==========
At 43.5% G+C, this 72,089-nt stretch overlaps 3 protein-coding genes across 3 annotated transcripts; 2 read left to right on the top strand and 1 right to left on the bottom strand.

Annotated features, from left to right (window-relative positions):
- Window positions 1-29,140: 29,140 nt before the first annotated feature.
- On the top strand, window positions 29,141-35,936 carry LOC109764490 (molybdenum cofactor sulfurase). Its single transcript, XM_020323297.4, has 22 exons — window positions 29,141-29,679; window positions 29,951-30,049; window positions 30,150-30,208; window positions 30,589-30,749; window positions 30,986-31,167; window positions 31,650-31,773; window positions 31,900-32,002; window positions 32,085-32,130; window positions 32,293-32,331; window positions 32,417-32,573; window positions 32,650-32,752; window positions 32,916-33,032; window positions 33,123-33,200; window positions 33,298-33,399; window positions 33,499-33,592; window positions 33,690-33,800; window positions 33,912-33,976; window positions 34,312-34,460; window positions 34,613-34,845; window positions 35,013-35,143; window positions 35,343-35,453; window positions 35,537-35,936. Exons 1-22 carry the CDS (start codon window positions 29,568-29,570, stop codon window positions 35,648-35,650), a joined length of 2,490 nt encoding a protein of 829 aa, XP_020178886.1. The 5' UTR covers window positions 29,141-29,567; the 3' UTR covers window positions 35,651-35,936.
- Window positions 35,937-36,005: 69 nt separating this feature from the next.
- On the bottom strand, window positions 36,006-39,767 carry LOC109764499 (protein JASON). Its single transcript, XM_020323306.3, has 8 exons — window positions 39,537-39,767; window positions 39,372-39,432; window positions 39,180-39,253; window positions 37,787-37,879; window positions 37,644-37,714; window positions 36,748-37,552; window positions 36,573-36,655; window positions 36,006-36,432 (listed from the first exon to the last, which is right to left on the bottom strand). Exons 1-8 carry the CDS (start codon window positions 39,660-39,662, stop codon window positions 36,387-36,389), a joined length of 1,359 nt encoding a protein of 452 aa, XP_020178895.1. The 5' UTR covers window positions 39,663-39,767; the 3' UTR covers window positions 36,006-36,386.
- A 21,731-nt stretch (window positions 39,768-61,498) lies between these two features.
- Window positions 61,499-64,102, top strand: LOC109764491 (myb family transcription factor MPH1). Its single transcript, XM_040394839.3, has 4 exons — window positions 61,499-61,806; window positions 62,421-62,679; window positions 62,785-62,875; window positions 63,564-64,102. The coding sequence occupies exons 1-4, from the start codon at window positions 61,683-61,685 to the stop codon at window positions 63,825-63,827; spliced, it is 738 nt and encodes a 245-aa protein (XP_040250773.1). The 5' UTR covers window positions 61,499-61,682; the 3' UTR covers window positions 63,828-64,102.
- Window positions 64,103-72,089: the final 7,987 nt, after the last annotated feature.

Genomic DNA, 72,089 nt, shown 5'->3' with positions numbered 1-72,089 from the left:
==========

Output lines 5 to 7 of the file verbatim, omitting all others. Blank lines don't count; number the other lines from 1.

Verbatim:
- Window positions 35,937-36,005: 69 nt separating this feature from the next.
- On the bottom strand, window positions 36,006-39,767 carry LOC109764499 (protein JASON). Its single transcript, XM_020323306.3, has 8 exons — window positions 39,537-39,767; window positions 39,372-39,432; window positions 39,180-39,253; window positions 37,787-37,879; window positions 37,644-37,714; window positions 36,748-37,552; window positions 36,573-36,655; window positions 36,006-36,432 (listed from the first exon to the last, which is right to left on the bottom strand). Exons 1-8 carry the CDS (start codon window positions 39,660-39,662, stop codon window positions 36,387-36,389), a joined length of 1,359 nt encoding a protein of 452 aa, XP_020178895.1. The 5' UTR covers window positions 39,663-39,767; the 3' UTR covers window positions 36,006-36,386.
- A 21,731-nt stretch (window positions 39,768-61,498) lies between these two features.